Field Research

We are a discovery-driven field, and the creation of new data through fieldwork is crucial to understanding cultural contact and population movements in prehistory. To that end, I currently direct a survey and excavation project in cooperation with colleagues in Kazakhstan, Germany, and the US. Prior to that, I led a similar project in the southeast Romanian loess steppe, which made two major discoveries: Romania’s first Lower Paleolithic site and evidence of a catastrophic ash fall from the Campanian Ignimbrite.


In September 2016, I was awarded a five-year European Research Council Starting Grant of 1.5 M euros for a large-scale survey and fieldwork project aimed at reconstructing human settlement in relation to climate change in Central Asia during the last glacial cycle. The project aims to discover Paleolithic sites in the Inner Asian Mountain Corridor and test the hypothesis that Pleistocene dispersals correlated with climatic pulses during the last Glacial Cycle (ca. 110 000 – 15 000 years ago). You can find out more on the PALAEOSILKROAD website.


Early Upper Paleolithic in the Tian Shan (Kazakhstan)

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In May of 2013, I have started a cooperation with the Prof. Zhaken Taimagambetov (Kazakh National University (KazNU) in Almaty and National Museum of the Republic of Kazakhstan, Astana), in view of a long-term archaeological study of the piedmonts in Kazakhstan. During our first two field seasons, we took luminescence dating samples from two important early Upper Paleolithic sites, Valikhanova and Maibulak (to be processed by K. Fitzsimmons at the MPI in Leipzig, see Fitzsimmons et al. in prep), and re-studied the lithic collections from Maibulak at the Paleolithic Museum of the university in Almaty. In the summer of 2015, in collaboration with G. Bekseitov and E. Ospanov (KazNU) we undertook the first small-scale excavations at Maibulak, looking to correlate the two trenches that had already been dug in the early 2000s, and to obtain samples for paleoenvironmental proxies. The open-air multi-layer loess site is particularly interesting because of the presence of up to 28 fire features and early ‘true’ bladelet technology noted in the earlier excavations. Larger-scale excavations will begin in 2017 under the sponsorship of the Leakey Foundation.logo

Karst and loess in the Romanian Lower Danube steppe (finished)

The Lower Danube Survey for Paleolithic Sites Project (LoDanS) aimed to investigate the Lower Danube as a corridor for movements into and out of Europe during the Middle to Late Pleistocene. The team brought together a number of experts in Paleolithic archaeology, geomorphology, geochronology and environmental magnetism, as well as geophysics, to develop a comprehensive cutting-edge methodology for systematically surveying deeply buried Paleolithic sites in the loess steppe. In our three seasons 2010-2012, we discovered and excavated Romania’s first Lower Paleolithic site [Iovita et al. 2012], and identified several other new sites for further investigation [Iovita et al. 2014]. Among the interesting preliminary results of this research is the similarity of economic behavior relating to stone-extraction over long periods of time, from the Lower to the Upper Paleolithic, periods which would be impossible to distinguish simply based on technology or typology at these extraction sites.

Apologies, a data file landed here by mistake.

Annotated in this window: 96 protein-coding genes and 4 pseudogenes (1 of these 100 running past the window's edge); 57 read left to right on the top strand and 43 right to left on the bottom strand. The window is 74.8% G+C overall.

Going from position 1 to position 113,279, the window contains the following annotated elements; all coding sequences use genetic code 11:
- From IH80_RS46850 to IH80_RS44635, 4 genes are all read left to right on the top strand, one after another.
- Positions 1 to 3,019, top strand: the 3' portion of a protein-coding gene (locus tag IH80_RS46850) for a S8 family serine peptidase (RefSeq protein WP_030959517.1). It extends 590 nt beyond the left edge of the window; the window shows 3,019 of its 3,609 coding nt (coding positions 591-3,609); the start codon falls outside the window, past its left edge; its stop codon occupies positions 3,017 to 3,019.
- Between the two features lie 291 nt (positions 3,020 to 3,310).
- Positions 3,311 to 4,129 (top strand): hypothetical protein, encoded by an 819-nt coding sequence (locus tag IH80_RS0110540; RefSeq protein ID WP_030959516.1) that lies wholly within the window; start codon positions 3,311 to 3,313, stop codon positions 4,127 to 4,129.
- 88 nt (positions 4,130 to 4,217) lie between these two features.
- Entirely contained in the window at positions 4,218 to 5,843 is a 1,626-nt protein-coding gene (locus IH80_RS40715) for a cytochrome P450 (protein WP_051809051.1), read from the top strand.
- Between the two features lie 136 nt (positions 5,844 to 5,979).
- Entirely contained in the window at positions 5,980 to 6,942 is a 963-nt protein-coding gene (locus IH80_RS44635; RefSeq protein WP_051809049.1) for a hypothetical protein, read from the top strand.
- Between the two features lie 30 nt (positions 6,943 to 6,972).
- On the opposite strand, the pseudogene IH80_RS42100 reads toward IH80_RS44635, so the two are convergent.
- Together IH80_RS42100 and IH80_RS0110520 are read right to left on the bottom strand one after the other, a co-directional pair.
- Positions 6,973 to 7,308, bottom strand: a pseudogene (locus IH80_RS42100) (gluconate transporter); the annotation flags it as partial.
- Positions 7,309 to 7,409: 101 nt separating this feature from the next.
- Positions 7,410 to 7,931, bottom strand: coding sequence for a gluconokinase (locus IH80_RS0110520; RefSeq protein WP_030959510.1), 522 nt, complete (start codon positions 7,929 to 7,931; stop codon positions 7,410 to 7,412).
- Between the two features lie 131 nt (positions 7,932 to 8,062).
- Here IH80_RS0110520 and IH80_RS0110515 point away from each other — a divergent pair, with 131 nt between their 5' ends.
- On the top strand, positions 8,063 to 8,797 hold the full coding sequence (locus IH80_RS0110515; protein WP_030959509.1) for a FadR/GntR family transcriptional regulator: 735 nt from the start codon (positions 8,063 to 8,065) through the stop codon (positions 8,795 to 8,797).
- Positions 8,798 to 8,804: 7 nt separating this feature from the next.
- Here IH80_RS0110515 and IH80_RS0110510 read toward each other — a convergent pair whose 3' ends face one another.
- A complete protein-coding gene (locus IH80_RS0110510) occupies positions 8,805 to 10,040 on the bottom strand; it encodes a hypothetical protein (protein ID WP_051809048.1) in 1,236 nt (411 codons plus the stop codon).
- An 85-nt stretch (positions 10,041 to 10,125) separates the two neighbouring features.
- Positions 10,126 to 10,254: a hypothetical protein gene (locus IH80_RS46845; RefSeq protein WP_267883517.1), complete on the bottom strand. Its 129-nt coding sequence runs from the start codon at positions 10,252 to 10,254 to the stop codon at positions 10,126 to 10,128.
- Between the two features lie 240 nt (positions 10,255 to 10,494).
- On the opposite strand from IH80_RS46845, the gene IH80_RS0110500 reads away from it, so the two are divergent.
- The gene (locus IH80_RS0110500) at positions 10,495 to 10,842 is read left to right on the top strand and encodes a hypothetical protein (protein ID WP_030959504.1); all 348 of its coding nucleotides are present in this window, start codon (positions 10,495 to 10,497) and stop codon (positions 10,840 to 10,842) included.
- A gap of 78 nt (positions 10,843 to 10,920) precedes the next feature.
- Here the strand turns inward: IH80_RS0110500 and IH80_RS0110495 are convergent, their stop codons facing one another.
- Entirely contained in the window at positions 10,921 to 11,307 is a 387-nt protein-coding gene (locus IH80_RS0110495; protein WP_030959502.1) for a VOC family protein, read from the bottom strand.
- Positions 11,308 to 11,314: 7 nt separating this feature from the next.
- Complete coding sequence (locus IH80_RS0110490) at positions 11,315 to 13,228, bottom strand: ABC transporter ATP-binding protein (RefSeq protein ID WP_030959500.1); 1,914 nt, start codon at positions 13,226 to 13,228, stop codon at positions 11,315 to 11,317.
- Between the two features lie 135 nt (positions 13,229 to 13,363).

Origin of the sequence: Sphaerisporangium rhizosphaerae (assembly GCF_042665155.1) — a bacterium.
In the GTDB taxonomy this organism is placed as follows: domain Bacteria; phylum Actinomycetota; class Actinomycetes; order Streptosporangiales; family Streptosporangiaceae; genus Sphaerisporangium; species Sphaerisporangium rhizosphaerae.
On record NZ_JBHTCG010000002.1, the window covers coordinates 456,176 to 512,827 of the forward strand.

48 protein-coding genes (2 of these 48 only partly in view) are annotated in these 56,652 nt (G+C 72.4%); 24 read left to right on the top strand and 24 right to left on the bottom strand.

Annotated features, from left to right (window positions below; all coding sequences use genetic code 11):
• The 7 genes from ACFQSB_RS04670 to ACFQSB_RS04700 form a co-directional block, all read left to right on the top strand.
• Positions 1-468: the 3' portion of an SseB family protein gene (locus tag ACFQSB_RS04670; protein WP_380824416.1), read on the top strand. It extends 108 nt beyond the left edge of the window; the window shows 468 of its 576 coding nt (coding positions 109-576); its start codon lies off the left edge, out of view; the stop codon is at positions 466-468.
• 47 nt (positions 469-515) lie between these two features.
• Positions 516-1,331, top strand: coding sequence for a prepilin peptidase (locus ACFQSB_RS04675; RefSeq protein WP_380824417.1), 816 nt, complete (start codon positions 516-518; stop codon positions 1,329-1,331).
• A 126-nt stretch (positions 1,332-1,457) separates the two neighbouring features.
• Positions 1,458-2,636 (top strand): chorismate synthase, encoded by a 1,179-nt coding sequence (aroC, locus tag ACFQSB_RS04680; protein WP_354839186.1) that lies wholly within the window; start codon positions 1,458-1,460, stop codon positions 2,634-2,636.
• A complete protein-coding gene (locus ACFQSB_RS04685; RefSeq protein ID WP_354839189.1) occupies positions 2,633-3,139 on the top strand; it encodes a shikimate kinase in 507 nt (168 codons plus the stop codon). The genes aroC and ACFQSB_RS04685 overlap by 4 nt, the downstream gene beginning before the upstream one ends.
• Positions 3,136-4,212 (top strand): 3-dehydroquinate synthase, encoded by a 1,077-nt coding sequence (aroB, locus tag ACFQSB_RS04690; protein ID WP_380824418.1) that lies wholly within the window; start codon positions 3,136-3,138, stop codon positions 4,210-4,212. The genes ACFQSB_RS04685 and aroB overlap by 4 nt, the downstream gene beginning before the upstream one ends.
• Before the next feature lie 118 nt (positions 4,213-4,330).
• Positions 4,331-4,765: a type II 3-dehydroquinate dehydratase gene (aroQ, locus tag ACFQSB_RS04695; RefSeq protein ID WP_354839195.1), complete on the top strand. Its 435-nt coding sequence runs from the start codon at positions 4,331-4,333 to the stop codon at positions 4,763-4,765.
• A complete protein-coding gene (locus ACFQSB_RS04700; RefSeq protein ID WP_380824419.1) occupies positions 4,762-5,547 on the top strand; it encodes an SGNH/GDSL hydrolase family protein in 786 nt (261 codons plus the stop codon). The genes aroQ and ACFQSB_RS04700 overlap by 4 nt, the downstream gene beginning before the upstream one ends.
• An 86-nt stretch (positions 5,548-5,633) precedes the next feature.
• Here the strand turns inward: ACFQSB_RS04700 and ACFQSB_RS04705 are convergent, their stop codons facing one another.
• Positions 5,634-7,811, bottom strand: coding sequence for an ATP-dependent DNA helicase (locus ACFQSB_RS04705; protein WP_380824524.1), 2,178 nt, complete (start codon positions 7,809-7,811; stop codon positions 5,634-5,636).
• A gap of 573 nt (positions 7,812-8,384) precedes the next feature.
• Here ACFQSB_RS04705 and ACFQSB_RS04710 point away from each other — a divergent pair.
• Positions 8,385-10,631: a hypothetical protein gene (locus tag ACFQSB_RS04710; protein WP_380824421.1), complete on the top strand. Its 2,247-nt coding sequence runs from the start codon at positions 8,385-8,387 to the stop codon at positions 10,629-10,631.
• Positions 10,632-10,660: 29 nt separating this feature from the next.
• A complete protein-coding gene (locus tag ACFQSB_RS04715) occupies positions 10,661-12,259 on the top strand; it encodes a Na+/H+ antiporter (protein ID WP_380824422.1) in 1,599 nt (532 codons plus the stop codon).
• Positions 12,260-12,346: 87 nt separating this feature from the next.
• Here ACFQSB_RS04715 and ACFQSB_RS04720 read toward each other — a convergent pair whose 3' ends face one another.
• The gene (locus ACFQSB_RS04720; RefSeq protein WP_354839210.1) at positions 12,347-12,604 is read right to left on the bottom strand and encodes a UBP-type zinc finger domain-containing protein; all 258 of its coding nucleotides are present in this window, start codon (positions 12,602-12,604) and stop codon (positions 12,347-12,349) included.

One major focus of the 2012 season was documenting the impact of past volcanic eruptions on hominin occupation in the region [Fitzsimmons et al. 2013], particularly with regard to the arrival of the first modern humans into Europe. The research project also served as an accredited course at the University of Mainz, with 20 Bachelor and Master students participating.


Fitzsimmons, KE, Iovita, R, Sprafke, T, Glantz, M, Horton, K, Beeton, T, Alipova, S, Bekseitov, G, Ospanov, Y, Deom, J-M, Sala, R, Taimagambetov, Zh (in prep). A chronological framework connecting the Upper Paleolithic across the Central Asian piedmont. J Hum Evol

Fitzsimmons, KE, Hambach, U, Veres, D Iovita, R 2013. The Campanian Ignimbrite eruption: new data on volcanic ash dispersal and its potential impact on human evolution. PLoS ONE 8(6): e65839. doi:10.1371/journal.pone.0065839.

Iovita, R., Fitzsimmons, KE, Dobos, A, Hambach, U, Hilgers, A, Zander, A 2012. Dealul Guran: evidence of Lower Paleolithic occupation of the southeast European loess steppe. Antiquity 86(334):973-989. PDF

Iovita, R., A. Dobos, K. E. Fitzsimmons, M. Probst, U. Hambach, M. Robu, M. Vlaicu, and A. Petculescu 2014. Geoarchaeological prospection in the loess steppe: preliminary results from the Lower Danube Survey for Paleolithic Sites (LoDanS). Quatern Int. doi:10.1016/j.quaint.2013.05.018

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